In the Netherlands, dress codes can be amazingly informal. A traditional suit and tie are only necessary in higher circles of business or when working for the government. In general, business suits are a good call for managers, at meetings, and at special occasions. In the summer, jeans, blouses, t-shirts, and even trainers are not uncommon in the Netherlands’ work culture.
Use of business cards
Cards are usually exchanged after or near the end of a conversation in the Netherlands’ work culture. Business cards usually contain somebody’s function and academic title. Some Dutch cards also include peoples’ private address and telephone number. This is, however, not an invitation to phone them after office hours.
Business wining and dining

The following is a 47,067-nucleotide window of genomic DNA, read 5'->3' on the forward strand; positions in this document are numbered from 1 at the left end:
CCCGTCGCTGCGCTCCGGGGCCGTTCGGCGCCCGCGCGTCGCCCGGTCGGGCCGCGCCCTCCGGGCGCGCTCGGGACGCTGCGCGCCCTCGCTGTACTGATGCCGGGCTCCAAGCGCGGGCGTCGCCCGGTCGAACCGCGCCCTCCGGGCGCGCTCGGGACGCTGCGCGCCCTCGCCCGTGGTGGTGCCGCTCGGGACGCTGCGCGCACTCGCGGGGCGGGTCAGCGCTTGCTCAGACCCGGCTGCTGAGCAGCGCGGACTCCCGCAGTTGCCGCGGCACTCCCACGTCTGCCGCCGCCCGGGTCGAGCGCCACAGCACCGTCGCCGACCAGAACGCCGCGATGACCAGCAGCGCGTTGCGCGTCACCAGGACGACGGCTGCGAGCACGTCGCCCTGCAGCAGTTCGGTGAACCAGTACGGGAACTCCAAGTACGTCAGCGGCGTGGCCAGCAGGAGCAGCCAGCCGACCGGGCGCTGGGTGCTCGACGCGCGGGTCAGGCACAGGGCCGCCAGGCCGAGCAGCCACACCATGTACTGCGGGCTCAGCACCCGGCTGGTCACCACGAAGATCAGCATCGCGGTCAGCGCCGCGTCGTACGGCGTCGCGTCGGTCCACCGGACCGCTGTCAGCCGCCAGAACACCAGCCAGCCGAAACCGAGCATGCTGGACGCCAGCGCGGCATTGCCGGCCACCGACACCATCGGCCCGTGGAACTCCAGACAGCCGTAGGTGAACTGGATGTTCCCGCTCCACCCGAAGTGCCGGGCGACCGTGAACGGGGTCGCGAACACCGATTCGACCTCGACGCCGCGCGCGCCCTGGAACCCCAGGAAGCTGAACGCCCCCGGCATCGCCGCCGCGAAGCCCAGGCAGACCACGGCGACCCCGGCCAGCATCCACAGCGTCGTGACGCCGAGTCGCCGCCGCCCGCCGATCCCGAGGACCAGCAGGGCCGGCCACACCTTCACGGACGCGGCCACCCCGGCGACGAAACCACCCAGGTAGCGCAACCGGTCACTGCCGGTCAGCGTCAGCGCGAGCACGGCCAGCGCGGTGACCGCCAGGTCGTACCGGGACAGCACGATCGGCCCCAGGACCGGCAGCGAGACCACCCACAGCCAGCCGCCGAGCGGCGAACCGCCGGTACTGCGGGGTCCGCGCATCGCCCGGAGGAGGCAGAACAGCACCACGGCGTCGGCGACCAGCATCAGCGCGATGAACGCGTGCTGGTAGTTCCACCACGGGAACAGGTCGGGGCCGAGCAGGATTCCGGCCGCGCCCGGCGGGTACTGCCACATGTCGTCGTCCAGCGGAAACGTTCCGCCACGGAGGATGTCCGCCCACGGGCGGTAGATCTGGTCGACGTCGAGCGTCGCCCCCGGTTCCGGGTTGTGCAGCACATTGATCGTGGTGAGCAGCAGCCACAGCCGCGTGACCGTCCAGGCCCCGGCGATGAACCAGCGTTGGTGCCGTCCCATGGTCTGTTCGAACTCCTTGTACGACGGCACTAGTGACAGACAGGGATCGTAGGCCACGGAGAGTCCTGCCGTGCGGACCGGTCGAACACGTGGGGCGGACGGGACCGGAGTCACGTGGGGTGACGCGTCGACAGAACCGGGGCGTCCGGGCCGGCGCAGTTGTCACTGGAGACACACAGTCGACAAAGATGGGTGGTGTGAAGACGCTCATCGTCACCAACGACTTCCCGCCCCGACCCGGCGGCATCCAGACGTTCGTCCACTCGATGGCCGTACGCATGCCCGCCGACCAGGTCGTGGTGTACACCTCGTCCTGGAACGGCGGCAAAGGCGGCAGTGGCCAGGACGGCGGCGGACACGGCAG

Lunch is a necessity, not a social event. Therefore most employees eat a sandwich behind their computer, or bring sandwiches even into a meeting. Business lunches are not uncommon, but not very frequent. The tendency to go out for lunch or eat with colleagues in a meeting room, however, is growing.
Taking business partners out for dinner is a private event; consequently, it rarely happens in Dutch business culture. During dinner, there is some small talk, although business will be the main topic of conversation. Good topics to talk about outside of business are your home country or city, cultural events, or sports. Family and hobbies also play an important role in Dutch society.